In the Anglophone world, the name Patrice Alegre is far from well known. This monster spent almost a decade preying on women in the southern French city of Toulouse. Alegre would have just been another psychopathic killer in France if not for his supposed links to a conspiracy involving the European elite, drugs, and accusations of a secretive pedophile network.
The crimes of Patrice Alegre so rocked French society that some talked in the early 2000s about mass insurrection against Paris. In a nation with a revolutionary history, such talk is not idle. Alegre, a lust killer, became the centerpiece of a murder story that tantalizingly promised to reveal evil deeds carried out by the supposed pillars of European society.
Patrice Alegre was born in Toulouse in 1968. These days, Toulouse is infamous as one of the most violent cities in all of France. Toulouse in 1968 was little better. Life inside the Alegre household was equally terrifying.
Patrice was the eldest son of a young couple. His father was a member of the reserve arm of the French National Police. His mother was a hairdresser. Patrice’s parents never wanted children in the first place, and they often took out their frustrations on their children.
Patrice’s father frequently beat him without mercy. When he wasn’t abusing Patrice or his wife, Patrice’s father carried on extramarital affairs and drank himself to death.
As for Patrice’s mother, she gave her son plenty of affection. However, she also worked as a prostitute and used Patrice as her lookout during the times when she was with a customer. Patrice would later tell a court that he rarely watched his mother having sex, but he always heard the sounds of her sleeping with strange men.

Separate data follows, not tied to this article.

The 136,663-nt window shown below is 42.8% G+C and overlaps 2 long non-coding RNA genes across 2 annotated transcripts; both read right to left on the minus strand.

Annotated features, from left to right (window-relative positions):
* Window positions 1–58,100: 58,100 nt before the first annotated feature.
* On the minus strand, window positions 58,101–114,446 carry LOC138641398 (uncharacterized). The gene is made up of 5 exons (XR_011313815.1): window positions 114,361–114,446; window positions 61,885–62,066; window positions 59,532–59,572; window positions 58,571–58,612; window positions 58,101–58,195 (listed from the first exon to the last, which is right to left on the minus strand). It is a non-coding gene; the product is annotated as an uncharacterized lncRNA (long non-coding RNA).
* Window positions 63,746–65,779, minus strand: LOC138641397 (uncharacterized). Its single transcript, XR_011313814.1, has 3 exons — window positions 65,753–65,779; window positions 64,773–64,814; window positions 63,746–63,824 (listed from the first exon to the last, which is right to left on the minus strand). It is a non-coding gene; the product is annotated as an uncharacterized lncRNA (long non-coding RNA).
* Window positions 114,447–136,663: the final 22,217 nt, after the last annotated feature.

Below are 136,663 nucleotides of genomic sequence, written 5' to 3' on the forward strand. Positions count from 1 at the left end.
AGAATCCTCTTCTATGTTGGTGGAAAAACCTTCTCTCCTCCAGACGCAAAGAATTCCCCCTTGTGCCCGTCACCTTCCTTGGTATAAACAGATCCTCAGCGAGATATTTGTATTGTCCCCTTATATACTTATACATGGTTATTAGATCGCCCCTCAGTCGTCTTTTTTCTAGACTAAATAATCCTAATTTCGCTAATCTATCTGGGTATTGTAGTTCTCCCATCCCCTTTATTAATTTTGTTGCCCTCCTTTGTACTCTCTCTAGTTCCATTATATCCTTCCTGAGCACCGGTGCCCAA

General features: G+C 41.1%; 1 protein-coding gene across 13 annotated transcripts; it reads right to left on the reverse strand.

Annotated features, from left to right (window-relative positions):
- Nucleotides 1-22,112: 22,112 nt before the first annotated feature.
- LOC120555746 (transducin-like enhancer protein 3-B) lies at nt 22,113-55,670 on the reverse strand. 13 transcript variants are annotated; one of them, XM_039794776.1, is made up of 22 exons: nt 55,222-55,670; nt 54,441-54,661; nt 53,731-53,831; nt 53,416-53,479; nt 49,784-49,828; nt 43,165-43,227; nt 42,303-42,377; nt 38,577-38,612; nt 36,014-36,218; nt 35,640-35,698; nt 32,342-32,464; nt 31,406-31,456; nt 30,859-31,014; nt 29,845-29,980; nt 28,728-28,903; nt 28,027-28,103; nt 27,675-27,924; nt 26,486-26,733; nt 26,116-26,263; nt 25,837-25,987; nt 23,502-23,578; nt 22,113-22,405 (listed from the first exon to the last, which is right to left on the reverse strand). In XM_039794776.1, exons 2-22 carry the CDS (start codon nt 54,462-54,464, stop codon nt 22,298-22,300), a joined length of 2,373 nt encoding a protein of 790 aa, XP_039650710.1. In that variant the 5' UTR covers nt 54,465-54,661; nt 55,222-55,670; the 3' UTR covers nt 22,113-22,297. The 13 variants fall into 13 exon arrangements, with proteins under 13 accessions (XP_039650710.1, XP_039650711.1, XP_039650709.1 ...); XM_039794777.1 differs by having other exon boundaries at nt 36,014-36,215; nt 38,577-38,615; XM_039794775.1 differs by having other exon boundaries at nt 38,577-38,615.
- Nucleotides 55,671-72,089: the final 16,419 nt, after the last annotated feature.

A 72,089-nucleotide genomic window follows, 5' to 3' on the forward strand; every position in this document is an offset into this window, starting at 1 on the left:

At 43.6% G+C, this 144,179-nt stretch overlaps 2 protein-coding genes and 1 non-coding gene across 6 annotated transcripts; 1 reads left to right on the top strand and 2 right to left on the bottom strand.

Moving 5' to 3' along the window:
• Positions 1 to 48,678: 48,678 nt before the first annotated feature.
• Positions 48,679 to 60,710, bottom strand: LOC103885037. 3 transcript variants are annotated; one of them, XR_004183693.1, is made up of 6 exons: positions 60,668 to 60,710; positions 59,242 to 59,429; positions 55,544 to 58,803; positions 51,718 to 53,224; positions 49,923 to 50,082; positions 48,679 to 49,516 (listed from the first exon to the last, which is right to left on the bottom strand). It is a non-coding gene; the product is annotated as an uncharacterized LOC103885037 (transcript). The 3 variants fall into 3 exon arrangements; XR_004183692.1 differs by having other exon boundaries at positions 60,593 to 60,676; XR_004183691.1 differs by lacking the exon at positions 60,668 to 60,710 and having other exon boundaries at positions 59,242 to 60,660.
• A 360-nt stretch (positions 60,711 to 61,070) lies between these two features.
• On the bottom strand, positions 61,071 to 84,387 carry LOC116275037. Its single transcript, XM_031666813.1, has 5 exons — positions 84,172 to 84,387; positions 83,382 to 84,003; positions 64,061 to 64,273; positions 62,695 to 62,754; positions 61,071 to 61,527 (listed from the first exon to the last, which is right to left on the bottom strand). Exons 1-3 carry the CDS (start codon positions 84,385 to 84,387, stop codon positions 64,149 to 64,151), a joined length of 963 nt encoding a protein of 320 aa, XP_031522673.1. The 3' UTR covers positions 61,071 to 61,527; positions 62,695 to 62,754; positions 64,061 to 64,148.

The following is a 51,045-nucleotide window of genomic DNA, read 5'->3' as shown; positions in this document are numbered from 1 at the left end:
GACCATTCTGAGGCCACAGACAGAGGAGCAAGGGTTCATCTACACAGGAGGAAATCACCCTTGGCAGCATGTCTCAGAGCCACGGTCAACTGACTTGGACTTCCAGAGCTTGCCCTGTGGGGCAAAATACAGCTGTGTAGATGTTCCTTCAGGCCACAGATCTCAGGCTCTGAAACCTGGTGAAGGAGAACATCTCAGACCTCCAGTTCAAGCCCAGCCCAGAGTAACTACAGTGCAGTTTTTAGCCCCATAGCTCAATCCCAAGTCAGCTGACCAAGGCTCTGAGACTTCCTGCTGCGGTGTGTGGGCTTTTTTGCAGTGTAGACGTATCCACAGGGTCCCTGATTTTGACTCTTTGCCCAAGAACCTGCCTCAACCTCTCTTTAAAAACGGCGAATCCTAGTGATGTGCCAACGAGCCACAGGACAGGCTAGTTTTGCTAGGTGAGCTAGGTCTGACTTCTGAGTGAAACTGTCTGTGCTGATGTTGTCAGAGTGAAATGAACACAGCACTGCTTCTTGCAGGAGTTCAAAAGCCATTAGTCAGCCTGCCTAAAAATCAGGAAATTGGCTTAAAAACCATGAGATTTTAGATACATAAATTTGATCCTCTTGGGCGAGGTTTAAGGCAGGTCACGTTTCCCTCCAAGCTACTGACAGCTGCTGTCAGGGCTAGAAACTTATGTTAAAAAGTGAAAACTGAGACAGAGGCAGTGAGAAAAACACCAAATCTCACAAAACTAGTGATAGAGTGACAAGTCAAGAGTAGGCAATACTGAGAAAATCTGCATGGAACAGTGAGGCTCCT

Before becoming a serial killer, Alegre lived the life of an aimless and abused kid. At age 14, he moved in with his grandparents. Patrice began committing petty crimes around this time. By age 16, he was a drug addict who had already been convicted of his first sexual assault.
At age 20, Patrice met and married a woman named Cecile Chambert. The couple then had a daughter named Anais. Patrice tried to provide for his family by working a series of odd jobs, but he eventually settled on working at a cafe near the Toulouse train station. Patrice also repeated the sins of his father by drunkenly beating his wife and occasionally carrying on affairs behind her back.
The first-known victim of Patrice Alegre was 22-year-old Valerie Tarriote. The rape and murder of Tarriote would set the pattern for the rest of Alegre’s murders: She was a brunette, was sexually assaulted prior to death, knew Alegre somehow, and initially refused to have sex with Alegre before he attacked her. Another commonality in all the murders is that Alegre was almost always drunk during the commission of the crimes.
Patrice reportedly met Valerie at the Toulouse café, where she worked as a waitress. Patrice was sexually attracted to her, and on the night of February 22, 1989, he asked Valerie to have sex with him. When she said no, Patrice forced his way into her home, violently raped her, and then used a scarf to strangle her to death.
Police ultimately found Tarriote’s nude corpse on her own bed. Her hands were bound to the bed, and the killer had stuffed underwear into her nose and throat.
Nineteen-year-old Laure Martinet did not live to see January 25, 1990. The night before, Martinet was killed by her neighbor, who just happened to be Patrice Alegre.
At the time of this killing, Alegre lived in Saint Genies-Bellevue, a small commune in southwestern France. Like all his victims, Martinet was raped, beaten severely, and strangled.